More than 90 Hastings households in temporary accommodation

The number of homeless households living in temporary accommodation in Hastings has increased sharply in the last five years.

Friday, 6th July 2018, 5:59 pm
Updated Monday, 16th July 2018, 5:14 pm
Across England, there are 10,000 families for whom councils have a duty to provide housing

A homelessness charity has criticised the growing number of families and individuals being placed into B&Bs, hostels and other temporary housing, saying it can be “sub-standard and sometimes dangerous”.

According to newly-released numbers from the Ministry of Housing, Communities and Local Government, there were 92 households in temporary accommodation in Hastings at the end of March this year – more than double the number in 2013.

The figures also show a large increase in the number of homeless households whose cases were considered a priority, but for who no accommodation had been found. In March 2012, nine families were awaiting accommodation – this year, the number had increased to 46.

It reflects the national picture: in England, there are 10,000 families for whom councils have a duty to provide housing, but no suitable accommodation had been secured. In 2013, there were 5,930.

The number of people in temporary accommodation has also risen, by 44 per cent. In England, there are now nearly 80,000 households in such lodgings.

The chief executive of homelessness charity Crisis, Jon Sparkes, said: “While we welcome steps the Government has taken around preventing homelessness, today’s figures are a stark reminder that there are still far too many people who are homeless and stuck in temporary accommodation or being placed in sub-standard and sometimes dangerous B&Bs.

“Every day we see first-hand the effects of long stays in these types of accommodation – people can become isolated, with little access to vital support services, in poor conditions with nowhere to wash clothes or cook.

“No one deserves to live like this. When people do lose their homes, we need to make sure they are helped quickly into safe and secure accommodation. This means affordable houses and flats in ordinary communities.”

Of the households in temporary accommodation in Hastings in March, the majority, 83, were placed in accommodation classed under ‘other’, including private landlords. Of the rest, five were placed in B&Bs.

In the 12 months to March 2018, 260 households in Hastings were classified as homeless and a priority need. It means the council have a responsibility to find suitable accommodation for them – though councils will often help non-priority cases as well.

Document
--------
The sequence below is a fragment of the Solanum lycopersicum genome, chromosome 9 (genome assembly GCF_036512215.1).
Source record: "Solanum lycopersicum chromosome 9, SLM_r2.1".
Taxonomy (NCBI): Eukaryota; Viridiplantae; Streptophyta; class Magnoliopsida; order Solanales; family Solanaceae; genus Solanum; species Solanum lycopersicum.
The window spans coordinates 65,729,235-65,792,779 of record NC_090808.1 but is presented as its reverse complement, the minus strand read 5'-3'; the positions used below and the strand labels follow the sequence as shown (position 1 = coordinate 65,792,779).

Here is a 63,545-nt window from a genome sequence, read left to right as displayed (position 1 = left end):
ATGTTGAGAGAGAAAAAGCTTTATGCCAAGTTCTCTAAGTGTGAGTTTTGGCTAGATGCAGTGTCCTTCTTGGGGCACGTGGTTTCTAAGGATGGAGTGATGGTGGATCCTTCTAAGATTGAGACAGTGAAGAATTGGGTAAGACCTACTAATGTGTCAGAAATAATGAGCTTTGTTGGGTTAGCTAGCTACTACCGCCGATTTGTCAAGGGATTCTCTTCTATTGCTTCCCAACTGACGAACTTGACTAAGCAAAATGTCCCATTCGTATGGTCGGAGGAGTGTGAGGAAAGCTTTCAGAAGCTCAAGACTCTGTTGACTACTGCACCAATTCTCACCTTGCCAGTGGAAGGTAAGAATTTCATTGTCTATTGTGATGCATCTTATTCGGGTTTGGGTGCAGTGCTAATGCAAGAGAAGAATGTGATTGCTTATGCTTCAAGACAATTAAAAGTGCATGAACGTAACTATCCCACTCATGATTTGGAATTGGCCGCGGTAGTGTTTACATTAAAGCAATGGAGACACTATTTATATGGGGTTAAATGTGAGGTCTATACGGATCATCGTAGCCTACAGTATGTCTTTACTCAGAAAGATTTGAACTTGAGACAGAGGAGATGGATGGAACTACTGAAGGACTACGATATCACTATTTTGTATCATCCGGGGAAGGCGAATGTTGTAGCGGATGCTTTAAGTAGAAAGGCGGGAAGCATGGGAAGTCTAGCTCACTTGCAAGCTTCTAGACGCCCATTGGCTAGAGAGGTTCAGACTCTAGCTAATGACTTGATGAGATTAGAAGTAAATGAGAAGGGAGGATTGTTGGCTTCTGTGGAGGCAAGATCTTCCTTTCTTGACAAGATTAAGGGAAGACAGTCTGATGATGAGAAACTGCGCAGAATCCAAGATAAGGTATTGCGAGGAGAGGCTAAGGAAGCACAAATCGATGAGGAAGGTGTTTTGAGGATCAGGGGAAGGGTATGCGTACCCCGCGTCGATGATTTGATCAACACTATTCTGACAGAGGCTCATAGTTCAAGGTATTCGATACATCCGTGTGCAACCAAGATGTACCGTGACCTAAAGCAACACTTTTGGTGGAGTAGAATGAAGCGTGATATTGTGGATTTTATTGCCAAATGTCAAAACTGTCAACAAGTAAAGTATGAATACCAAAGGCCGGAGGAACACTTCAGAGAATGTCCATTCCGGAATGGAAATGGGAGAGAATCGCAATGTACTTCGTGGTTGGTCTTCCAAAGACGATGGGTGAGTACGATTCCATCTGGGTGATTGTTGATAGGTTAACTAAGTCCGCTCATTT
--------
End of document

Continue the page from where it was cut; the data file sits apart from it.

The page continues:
Priority cases include families with children, households where someone is pregnant and people aged 16 or 17. Councils can also class certain people as a priority if they are vulnerable, including victims of domestic abuse, people with mental health issues and those who have spent time in care, prison or the armed forces.

From April this year, local councils have been required to implement the Homelessness Reduction Act, which is designed to ensure that public services work together in a coordinated approach to tackle homelessness. Despite a government commitment to spend £72.7m on it over three years, many councils have reported their facilities for tackling homelessness being stretched by rising demand.

Martin Tett, the housing spokesman for the Local Government Association said: “Every instance of homelessness is an individual tragedy. This rise in homelessness, which means that councils are currently housing more than 79,000 homeless families, and in excess of 123,000 homeless children, in temporary accommodation is deeply worrying.

“Councils are determined to prevent homelessness from happening in the first place and do all they can to support families. Rising homelessness demonstrates the need for the duties that the Homelessness Reduction Act imposed on councils to be fully funded and resourced.

“The people caught up in our homelessness crisis can’t afford for us to wait. It’s now crucial that we take the serious measures that are needed to get towards our collective ambition to end homelessness outright.”

Reliance on temporary accommodation for homeless households is generally much lower outside of London than in the capital.